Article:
During its journey to Church Gresley they took a wrong turn and were then stuck in traffic calming but only knocked 1 post over! After she landed on site, a year of never ending jobs started. Going before the planning permisision was a nightmare! The local council treated the building as a new build even though it was 50 years old, they tried to get us to double glaze the windows!!


The 50’s American Diner photo courtesy of
Jeff Laight & Trish Whitehouse
 
During the rebuild we had to renew all electrics re do the exterior, IE: take all the panels off at which point we found that most of the panels had been replaced with fibreglass copies which was a great shame. We also added a new toilet and washing up building at the rear. This all sounds very simple but it really wasn’t. We opened 22nd August 2005 and we are still here so we must be doing something right!
 

The 50’s American Diner photo courtesy of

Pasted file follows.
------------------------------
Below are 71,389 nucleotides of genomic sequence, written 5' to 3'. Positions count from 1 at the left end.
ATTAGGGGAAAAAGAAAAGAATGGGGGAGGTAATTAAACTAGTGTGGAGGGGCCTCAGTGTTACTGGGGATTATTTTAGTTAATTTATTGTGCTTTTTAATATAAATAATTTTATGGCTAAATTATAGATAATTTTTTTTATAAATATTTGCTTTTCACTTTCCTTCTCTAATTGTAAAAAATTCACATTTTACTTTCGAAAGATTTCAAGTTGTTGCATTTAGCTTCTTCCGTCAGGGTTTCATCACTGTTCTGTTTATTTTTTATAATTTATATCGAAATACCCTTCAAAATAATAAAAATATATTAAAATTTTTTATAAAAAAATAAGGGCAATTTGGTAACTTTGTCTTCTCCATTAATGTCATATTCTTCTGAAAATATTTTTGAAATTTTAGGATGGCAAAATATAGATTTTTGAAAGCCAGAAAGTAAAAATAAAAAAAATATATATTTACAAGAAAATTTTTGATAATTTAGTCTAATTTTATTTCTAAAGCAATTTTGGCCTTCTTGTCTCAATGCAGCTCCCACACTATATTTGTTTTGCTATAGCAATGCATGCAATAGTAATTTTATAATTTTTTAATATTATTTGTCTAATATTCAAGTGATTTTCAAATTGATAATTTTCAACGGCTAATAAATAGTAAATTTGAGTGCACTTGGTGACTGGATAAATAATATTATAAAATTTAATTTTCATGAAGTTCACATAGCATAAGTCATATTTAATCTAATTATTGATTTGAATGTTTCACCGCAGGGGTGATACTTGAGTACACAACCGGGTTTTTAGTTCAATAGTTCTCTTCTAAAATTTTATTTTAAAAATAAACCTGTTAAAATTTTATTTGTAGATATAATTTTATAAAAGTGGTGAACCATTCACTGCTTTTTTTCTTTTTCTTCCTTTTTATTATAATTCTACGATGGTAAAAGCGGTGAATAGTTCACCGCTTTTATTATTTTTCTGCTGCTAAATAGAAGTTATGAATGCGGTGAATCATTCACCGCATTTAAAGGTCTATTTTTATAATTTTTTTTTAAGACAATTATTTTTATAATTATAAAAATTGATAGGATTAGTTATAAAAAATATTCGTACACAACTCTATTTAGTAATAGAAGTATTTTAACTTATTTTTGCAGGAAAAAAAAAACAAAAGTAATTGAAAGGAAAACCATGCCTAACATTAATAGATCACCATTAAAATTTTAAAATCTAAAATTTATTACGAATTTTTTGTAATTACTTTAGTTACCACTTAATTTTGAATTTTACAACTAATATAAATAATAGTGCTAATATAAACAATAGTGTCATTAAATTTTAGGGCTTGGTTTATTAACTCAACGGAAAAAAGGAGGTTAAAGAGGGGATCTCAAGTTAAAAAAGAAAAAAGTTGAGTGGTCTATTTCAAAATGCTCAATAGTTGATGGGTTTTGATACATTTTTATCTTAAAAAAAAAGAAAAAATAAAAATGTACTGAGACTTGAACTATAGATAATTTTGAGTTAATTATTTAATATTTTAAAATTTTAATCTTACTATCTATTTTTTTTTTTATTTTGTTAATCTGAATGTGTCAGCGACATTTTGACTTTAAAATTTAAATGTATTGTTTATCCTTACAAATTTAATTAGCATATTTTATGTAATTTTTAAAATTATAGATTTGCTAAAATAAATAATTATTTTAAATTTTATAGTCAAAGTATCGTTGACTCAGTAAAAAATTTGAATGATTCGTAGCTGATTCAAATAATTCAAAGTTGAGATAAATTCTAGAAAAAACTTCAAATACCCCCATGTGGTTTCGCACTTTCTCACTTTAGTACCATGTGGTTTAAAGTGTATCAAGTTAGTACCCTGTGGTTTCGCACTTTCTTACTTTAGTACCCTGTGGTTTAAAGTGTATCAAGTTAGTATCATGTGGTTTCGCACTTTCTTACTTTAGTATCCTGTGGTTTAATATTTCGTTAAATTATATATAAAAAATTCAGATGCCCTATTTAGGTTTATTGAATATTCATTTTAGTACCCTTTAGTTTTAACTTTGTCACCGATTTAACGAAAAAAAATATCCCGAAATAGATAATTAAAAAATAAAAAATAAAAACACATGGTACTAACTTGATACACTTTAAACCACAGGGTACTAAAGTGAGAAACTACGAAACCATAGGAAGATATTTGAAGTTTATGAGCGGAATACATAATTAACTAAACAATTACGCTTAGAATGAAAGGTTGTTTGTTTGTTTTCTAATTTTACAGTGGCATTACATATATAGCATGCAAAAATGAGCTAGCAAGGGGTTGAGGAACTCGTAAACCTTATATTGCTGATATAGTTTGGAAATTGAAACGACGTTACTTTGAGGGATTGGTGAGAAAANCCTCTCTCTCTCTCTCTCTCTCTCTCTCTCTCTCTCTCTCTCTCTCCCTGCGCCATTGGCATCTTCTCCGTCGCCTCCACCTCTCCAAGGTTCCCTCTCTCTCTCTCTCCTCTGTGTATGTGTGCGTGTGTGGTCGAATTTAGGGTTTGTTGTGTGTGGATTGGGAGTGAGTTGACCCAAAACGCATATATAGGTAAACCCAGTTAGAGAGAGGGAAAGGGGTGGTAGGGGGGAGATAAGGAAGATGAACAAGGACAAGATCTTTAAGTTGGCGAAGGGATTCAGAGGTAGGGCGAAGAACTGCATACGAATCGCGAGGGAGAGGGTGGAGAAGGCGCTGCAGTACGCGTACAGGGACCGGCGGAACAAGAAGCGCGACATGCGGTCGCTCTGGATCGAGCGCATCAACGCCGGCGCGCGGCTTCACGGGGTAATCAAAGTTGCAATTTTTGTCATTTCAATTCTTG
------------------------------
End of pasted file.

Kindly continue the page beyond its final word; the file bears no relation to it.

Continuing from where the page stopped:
Jeff Laight & Trish Whitehouse 
 
During the last 4 1/2 years we have enjoyed our time as diner owners and looking forward to the next 4 1/2 years. Since opening the diner has been featured on BBC TV, ITV, Sky Radio and of course KHQ TV in the USA.
Last year we were named as 1 of the top 25 webcams of the world by Earthcam and top 10 in March 2008. We have tailoured the menu to English tastes whilst still keeping to the diner’s history where we could. We have a chap here that makes us rootbeer to an old recipe too.
 

The 50’s American Diner photo courtesy of
Jeff Laight & Trish Whitehouse

The 50’s American Diner photo courtesy of
Jeff Laight & Trish Whitehouse
 
This brings me to June of this year, I did my Power Point presentation called Local Roadside Memories at the Medford, Mass. Public Library for the Medford Historical Society. It was well received by the packed room of attendees. One of the people who attended was Maryellen McCarthy of Medford. She asked me after the show if I knew anything about Murphy’s Diner that used to be in Cambridge.
 
She mentioned that she and her friends who attended Matignon High School (a Catholic High School in North Cambridge) were regular customers in the mid-to-late 1950’s of the diner as it was located about 1 or 2 blocks away from the school. She also mentioned that she had an old menu from Murphy’s in her posession. I of course told her the diner still existed and that there was a link on my blog to their website.